Social Psychology of Education

, Volume 15, Issue 1, pp 1–23

What behaviours do students consider academically dishonest? Findings from a survey of Canadian undergraduate students

Authors

    • Department of Sociology and Social Studies, Faculty of ArtsThe University of Regina
  • H. Sam Hage
    • Department of Sociology and Social Studies, Faculty of ArtsThe University of Regina
  • Henry P. H. Chow
    • Department of Sociology and Social Studies, Faculty of ArtsThe University of Regina
    • University of Calgary
Article

DOI: 10.1007/s11218-011-9166-y

Cite this article as:
Jurdi, R., Hage, H.S. & Chow, H.P.H. Soc Psychol Educ (2012) 15: 1. doi:10.1007/s11218-011-9166-y

Abstract

This paper identifies those behaviours that students perceive to be academically dishonest and sheds light on several demographic, academic and situational factors that predict students’ perceptions of academic dishonesty. Data for this investigation were obtained through self-administered questionnaires from a sample of 321 undergraduate students attending university in a western Canadian city during the academic year 2007–2008. There was a high extent of leniency in students’ definitions of what behaviours constitute academic dishonesty, particularly for situations involving plagiarism and helping somebody else cheat. Sex, importance of academic ethic, strength of academic ability, deep learning strategy, and frequency of witnessing peers cheat made unique contributions to the prediction of students’ perceptions of dishonesty. Implications of these findings for institutional interventions are discussed.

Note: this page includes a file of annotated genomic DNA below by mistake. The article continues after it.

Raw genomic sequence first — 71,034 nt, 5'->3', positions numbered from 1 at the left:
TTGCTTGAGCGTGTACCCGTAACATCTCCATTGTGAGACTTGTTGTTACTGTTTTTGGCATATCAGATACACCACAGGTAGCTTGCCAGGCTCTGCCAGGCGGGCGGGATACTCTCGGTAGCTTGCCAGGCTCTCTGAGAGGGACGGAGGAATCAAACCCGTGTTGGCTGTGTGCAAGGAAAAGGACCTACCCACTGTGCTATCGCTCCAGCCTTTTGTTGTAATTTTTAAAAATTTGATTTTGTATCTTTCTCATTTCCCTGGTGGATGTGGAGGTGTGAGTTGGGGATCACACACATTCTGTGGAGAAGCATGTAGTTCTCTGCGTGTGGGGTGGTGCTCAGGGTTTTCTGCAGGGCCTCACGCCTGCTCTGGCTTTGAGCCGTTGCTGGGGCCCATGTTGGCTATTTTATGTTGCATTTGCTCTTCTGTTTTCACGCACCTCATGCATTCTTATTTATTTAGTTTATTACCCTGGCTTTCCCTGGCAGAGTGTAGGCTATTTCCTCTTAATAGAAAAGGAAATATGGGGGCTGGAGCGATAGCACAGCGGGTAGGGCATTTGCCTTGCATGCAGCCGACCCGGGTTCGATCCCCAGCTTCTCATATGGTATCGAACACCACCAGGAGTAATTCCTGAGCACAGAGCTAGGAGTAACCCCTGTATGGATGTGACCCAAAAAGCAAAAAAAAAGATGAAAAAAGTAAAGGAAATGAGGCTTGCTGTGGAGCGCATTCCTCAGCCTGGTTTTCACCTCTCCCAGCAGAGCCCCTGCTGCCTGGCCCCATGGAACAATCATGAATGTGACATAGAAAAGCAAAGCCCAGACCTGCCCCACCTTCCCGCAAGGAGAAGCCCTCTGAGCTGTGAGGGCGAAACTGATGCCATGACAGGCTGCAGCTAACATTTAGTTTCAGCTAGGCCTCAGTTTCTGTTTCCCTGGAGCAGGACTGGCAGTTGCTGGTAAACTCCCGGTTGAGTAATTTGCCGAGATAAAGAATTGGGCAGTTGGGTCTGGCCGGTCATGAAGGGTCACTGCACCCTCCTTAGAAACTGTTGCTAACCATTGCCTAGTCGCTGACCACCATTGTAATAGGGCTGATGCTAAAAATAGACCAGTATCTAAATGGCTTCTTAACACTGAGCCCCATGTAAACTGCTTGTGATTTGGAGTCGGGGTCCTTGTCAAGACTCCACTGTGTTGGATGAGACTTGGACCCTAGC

Keywords

Academic dishonestyPerceptionsDeterminantsUndergraduate studentsWestern Canada

Copyright information

© Springer Science+Business Media B.V. 2011